A commonly reported symptom of RA is fatigue, which is described as an overwhelming feeling and different from normal tiredness, and is a multifactorial phenomenon associated with sleep issues, pain, depression, and functional limitations [11,12,13]. RA patients that experience fatigue, pain, and depression also have higher levels of physical disability. Several studies have indicated that pain and depression, as well as sleep quality through its relationship with pain and fatigue, are associated with functional disability [7].
Studies have shown that most sleep issues experienced in patients with RA stem from pain. In particular, difficulties with falling asleep and feeling tired after sleep have been found to be associated with lower pain threshold, pain severity, depression, and inflammation in patients with RA [14,15,16,17]. Pain has also been found to predict sleep disturbance over time, even without sleep issues affecting pain. Both pain and sleep issues were found to be associated with depression after a 2-year follow-up [18]. Interestingly, poor clinical management and increased disease activity of RA were found to be associated with lower daytime sleepiness (but also, as expected, with sleep problems), which may be explained by pain-related alertness [19]. However, the exact mechanisms of disease activity and sleep issues are not known. Sleep problems may also be of concern for clinicians working with RA patients, as reduced sleepiness was found in studies of patients taking certain biopharmaceutical therapies [17,20]. For instance, studies on abatacept have shown a positive influence on some aspects of sleep quality [21].
Sleep quality and its associations with disease activity parameters has not yet been researched in Austria. This paper presents the results of a larger cross-sectional study in patients with from RA. The complete study protocol was previously published [22]. The aim of the present study was to determine the prevalence of problems with sleep and its association with disease activity, pain levels, inflammatory parameters, and functional disability in patients with RA.

2. Materials and Methods

2.1. Participants

One hundred participants visiting the rheumatology outpatient clinic of the Kaiser Franz Josef Hospital in Vienna during their regularly scheduled visits were recruited for the purposes of this study [22]. Inclusion criteria were: age between 18 and 65 years; and fulfilled the RA diagnostic criteria according to the 2010 European League Against Rheumatism (EULAR) classification at the time of inclusion [23]. Additionally, patients with severe comorbidities (fibromyalgia, cancer, severe cardiovascular illness) as well as those that could affect handgrip strength measurements, and patients who refused or were not able to sign the informed consent were excluded from the study. The study took place from November 2015 to August 2016.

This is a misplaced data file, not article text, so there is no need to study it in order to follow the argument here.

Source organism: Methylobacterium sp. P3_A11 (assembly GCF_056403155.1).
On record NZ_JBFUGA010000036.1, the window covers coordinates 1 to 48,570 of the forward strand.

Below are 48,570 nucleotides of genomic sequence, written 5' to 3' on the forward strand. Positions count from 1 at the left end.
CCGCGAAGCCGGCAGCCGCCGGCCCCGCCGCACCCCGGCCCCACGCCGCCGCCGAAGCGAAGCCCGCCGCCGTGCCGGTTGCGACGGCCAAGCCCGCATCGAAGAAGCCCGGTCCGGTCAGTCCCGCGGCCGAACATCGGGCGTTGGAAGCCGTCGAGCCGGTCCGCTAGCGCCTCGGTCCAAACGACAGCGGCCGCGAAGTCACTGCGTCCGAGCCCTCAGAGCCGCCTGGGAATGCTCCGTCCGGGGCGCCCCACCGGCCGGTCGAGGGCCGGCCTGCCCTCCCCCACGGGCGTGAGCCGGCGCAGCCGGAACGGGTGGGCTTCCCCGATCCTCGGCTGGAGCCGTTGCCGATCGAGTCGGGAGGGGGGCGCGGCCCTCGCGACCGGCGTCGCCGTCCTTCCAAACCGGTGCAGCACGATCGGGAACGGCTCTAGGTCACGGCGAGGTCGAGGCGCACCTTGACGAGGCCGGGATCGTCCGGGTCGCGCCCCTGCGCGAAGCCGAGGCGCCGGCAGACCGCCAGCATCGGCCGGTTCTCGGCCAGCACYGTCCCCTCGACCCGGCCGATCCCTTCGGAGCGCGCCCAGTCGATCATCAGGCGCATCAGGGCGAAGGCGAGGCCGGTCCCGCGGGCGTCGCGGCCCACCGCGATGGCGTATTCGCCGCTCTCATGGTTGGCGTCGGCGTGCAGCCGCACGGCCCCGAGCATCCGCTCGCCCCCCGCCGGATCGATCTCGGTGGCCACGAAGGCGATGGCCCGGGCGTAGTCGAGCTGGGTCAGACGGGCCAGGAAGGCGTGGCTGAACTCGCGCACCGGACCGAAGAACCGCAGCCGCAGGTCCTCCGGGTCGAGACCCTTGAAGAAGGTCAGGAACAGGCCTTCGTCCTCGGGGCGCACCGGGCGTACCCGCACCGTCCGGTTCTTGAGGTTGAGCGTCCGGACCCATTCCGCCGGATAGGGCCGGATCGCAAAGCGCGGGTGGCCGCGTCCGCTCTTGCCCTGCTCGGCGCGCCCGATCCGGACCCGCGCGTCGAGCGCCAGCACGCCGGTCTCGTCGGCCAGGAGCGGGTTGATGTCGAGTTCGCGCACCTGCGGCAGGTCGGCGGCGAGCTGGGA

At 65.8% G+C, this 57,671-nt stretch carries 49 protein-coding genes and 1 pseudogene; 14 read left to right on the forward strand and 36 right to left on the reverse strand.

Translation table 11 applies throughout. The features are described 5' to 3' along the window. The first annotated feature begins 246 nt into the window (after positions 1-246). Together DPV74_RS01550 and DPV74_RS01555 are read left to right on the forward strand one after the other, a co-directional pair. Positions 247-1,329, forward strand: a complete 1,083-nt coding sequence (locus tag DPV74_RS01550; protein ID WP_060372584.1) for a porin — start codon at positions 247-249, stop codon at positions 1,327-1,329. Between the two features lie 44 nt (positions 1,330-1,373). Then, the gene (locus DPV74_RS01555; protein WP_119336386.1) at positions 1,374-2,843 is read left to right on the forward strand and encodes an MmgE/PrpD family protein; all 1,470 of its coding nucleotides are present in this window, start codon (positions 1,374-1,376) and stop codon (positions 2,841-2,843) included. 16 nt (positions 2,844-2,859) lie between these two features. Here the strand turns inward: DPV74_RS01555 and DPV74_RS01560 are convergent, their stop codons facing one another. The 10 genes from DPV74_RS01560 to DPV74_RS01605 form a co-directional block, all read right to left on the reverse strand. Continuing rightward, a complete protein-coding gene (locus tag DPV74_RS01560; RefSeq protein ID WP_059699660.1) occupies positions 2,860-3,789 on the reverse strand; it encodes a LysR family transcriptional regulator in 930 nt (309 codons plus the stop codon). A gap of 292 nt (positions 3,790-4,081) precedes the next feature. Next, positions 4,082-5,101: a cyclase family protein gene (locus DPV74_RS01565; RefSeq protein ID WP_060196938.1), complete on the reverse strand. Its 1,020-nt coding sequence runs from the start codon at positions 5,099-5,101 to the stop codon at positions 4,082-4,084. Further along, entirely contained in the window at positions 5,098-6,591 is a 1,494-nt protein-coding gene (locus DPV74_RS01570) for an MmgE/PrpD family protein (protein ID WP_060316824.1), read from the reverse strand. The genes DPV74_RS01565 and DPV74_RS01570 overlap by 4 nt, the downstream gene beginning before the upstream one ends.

2.2. Methods

In this monocentric cross-sectional study, patients were approached during their regularly scheduled visits to a rheumatology outpatient clinic, and if they fitted the inclusion criteria, were asked to participate in the study. After informed consent was given, the participants were asked to fill out a questionnaire, after which measurements were taken.

2.3. Questionnaire

The questionnaire was made up of four parts and had 49 items in total—multiple choice and open-end questions—and took around 10 min to finish. The questionnaire was designed for self-reporting, with measurements of disease activity undertaken by a member of the study team. The questionnaire was provided in several languages, including German, English, and Turkish, and one with a combination of both Serbian and Croatian.

2.3.1. Socio-Demographic Data

This part consisted of multiple choice and open-end questions and was made up of 13 items covering socio-demographic characteristics of the sample (age, sex, marital status, education level, and current occupation). Additional questions on disease duration, as well as current therapy and comorbidities, were also asked.

2.3.2. Functional Disability

The Health Assessment Questionnaire Disability Index (HAQ-DI) was used to assess the patients’ self-reported functional disability. This validated instrument consists of 20 questions divided into eight categories of functioning: dressing, rising, eating, walking, hygiene, reach, grip, and usual activities. The overall functional disability index is given as a final score, with values between 0 (no functional disability) and 3 (severe functional disability) [24].